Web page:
we like lists

Shannon Bott and I first started working together in 2003. We have had a long, fruitful and sporadic working relationship (see Inert and Recovery) and it’s inspiring to spend time with her making, talking, and dreaming up new ideas: Shannon is a remarkable dancer, thinker and communicator.

We’ve been cooking up a new project for some time and it’s starting to take some shape while we working together here in Melbourne for six weeks.

The performance is called We Don’t Like Lists Because We Don’t Want to Die, a line stripped directly from an interview with the Italian author Umberto Eco:

Homer’s work hits again and again on the topos of the inexpressible. People will always do that. We have always been fascinated by infinite space, by the endless stars and by galaxies upon galaxies. How does a person feel when looking at the sky? He thinks that he doesn’t have enough tongues to describe what he sees. Nevertheless, people have never stopping describing the sky, simply listing what they see. Lovers are in the same position. They experience a deficiency of language, a lack of words to express their feelings. But do lovers ever stop trying to do so? They create lists: Your eyes are so beautiful, and so is your mouth, and your collarbone.

We have a limit, a very discouraging, humiliating limit: death. That’s why we like all the things that we assume have no limits and, therefore, no end. It’s a way of escaping thoughts about death. We like lists because we don’t want to die.

– http://www.spiegel.de/international/zeitgeist/spiegel-interview-with-umberto-eco-we-like-lists-because-we-don-t-want-to-die-a-659577.html

Shannon and I are slowly working towards some public showings in Melbourne and then – with a bit of luck – we’ll première the work in London sometime in 2018. Stay tuned.

https://www.skellis.info/choreography/#/lists/

We Like Lists Because We Don’t Want to Die is in development after a residency at Centro per la Scena Contemporanea in Bassano del Grappa, Italy in 2015, at Tasdance in November 2017, and a period of practice in Melbourne from October to December 2017.

 

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copy what we want

If all people want to do is go and look at other people so that they can compare themselves to them and copy what they want – if that is the final, deepest truth about humanity and its motivations – then Facebook doesn’t really have to take too much trouble over humanity’s welfare, since all the bad things that happen to us are things we are doing to ourselves.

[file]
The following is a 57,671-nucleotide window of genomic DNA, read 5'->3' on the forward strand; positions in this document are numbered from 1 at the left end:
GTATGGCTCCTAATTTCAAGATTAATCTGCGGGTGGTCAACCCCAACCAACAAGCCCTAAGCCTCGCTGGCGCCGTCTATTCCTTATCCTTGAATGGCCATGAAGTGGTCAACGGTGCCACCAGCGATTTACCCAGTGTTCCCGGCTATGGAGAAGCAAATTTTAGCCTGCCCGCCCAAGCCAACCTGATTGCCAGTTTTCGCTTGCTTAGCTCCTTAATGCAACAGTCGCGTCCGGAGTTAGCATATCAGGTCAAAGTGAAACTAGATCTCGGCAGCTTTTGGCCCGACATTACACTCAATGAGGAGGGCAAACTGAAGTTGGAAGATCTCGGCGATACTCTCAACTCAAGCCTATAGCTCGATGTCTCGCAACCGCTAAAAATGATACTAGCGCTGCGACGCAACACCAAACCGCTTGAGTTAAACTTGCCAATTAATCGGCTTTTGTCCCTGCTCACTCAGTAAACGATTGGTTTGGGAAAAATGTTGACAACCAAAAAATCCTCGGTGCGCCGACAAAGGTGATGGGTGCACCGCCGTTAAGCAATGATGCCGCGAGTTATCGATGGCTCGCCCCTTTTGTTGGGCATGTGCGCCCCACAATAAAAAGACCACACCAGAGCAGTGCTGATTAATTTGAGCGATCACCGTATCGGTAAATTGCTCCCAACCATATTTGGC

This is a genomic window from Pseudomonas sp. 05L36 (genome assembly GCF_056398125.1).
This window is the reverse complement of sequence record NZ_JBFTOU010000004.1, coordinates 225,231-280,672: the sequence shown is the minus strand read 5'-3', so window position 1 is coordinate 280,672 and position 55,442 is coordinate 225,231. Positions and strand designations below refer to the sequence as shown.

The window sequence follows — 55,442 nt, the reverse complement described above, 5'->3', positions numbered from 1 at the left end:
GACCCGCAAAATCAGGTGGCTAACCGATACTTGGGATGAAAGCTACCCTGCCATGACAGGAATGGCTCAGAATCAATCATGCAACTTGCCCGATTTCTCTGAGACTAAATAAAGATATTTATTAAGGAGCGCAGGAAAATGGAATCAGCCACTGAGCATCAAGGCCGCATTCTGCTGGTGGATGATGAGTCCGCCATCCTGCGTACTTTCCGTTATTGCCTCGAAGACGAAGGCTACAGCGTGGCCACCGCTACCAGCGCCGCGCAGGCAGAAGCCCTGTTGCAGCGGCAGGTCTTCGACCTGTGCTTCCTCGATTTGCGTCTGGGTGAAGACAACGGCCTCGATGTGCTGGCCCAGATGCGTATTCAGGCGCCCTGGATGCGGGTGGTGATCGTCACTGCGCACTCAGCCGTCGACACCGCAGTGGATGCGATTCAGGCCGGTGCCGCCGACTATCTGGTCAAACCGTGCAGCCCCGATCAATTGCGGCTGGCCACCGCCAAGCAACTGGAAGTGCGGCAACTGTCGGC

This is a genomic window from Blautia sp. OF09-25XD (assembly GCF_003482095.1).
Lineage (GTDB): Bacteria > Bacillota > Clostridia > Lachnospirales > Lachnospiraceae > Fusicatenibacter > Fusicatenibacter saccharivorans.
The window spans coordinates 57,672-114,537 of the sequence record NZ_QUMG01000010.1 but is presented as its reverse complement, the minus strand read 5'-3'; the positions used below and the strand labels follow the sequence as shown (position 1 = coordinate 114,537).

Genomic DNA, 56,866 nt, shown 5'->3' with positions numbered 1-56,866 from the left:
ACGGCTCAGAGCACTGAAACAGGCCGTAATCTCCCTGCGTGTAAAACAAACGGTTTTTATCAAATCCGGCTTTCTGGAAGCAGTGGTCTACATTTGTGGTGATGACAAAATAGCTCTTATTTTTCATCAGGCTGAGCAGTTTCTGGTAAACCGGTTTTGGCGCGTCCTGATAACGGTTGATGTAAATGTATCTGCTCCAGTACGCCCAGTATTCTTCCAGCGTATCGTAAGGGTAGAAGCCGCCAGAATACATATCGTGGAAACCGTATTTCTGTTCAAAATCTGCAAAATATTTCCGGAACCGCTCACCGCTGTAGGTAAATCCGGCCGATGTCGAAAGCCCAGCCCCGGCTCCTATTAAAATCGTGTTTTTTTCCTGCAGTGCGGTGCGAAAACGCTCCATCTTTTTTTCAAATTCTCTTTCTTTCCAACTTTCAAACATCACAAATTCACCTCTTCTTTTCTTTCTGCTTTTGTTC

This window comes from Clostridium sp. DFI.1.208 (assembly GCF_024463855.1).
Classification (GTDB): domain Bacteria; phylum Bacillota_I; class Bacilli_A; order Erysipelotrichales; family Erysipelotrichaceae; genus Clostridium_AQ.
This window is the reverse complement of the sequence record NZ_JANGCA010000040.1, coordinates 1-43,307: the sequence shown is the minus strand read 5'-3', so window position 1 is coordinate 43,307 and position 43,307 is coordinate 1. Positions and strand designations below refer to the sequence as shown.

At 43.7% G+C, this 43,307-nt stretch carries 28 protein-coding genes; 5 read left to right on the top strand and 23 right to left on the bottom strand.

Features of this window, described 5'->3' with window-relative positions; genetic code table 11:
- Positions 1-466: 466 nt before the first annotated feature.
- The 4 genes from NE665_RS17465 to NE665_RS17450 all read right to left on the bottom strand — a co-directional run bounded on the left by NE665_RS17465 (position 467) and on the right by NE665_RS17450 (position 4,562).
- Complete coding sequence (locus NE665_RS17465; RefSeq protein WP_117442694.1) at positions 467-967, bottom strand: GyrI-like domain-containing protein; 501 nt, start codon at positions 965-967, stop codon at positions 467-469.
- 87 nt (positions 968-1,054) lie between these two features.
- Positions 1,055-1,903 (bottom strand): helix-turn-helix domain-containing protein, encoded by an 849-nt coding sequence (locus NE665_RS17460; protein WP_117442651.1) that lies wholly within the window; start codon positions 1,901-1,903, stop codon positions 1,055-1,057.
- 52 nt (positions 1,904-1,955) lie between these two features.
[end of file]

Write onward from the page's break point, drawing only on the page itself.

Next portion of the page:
– John Lanchester, https://www.lrb.co.uk/v39/n16/john-lanchester/you-are-the-product

 

andante

I’ve discussed my ongoing work as a dramaturg with Igor Urzelai and Moreno Solinas in various posts on this blog here, here, here and here.

Their latest work – Andante – has its London première tomorrow on Thursday 2 November at The Place (tickets and details are here: theplace.org.uk/whats-on/igor-and-moreno–1. The work has been developed slowly over about three years and the team of people involved are smart, caring and committed: Giorgia Nardin, Eleanor Sikorski, Alberto Ruiz Soler, Kasper Hanser, Sophie Bellin Hansen, Seth Rook Williams, Sarah Maguire, Hannah Blamire, and Melanie Pappenheim.

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Image of Ellie Sikorski, Giorgia Nardin, Igor Urzelai and Moreno Solinas courtesy of Alicia Clarke Photography

Like their previous two works, Andante is brave in its vision and sense of the theatrical. It is demanding and accessible, it is patient and evocative. If you can get along to The Place, I suspect it will be well worth the effort.

 

efva lilja

I first encountered the remarkable Swedish choreographer Efva Lilja through her books Dance, For Better For Worse (2004) and Words on Dance (2003). But I’d never met her in person until late last year on a bloody freezing day in Leeds at Error and Creativity: An Interdisciplinary Symposium. She gave a keynote that day and I made a few very rough notes which I’ve included below. The notes give a sense of the breadth of her thinking and ideas, but not any sense of her drive, presence and beautiful playfulness.

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Image from http://www.culturalentrepreneur.se/
  • “I am what I do not know, I am what I lack”
  • “technologies of listening”
  • “knowledge generation” in Europe
  • what’s at stake?
  • the values: what we value
  • can’t force the outcome
  • hypothetical questions
  • “question of cliches is an urgent one”
  • “and question of contention is as well”
  • “how to create new demands on institutions and the academy”
  • training: reduces the dancer to a body
  • “ability to recognise difference has to be trained”

Efva’s website: www.efvalilja.se
Efva on wikipedia: en.wikipedia.org/wiki/Efva_Lilja

 

andrée

Last Wednesday the esteemed dance anthropologist Andrée Grau died suddenly. She had an inquisitive, sharp and beautiful mind, was quick witted and profoundly inspiring to her students.

Here’s a video of Andrée from 2011 talking about dance anthropology. In it she suggests that “to dance is a social duty”.

Rest and dance easily Andrée – your intellect, compassion, and beautiful wrestling with ideas will remain. Of course I’ll miss our bloody-minded arguments, but know that I will do my best to remember my social duty as a dancer.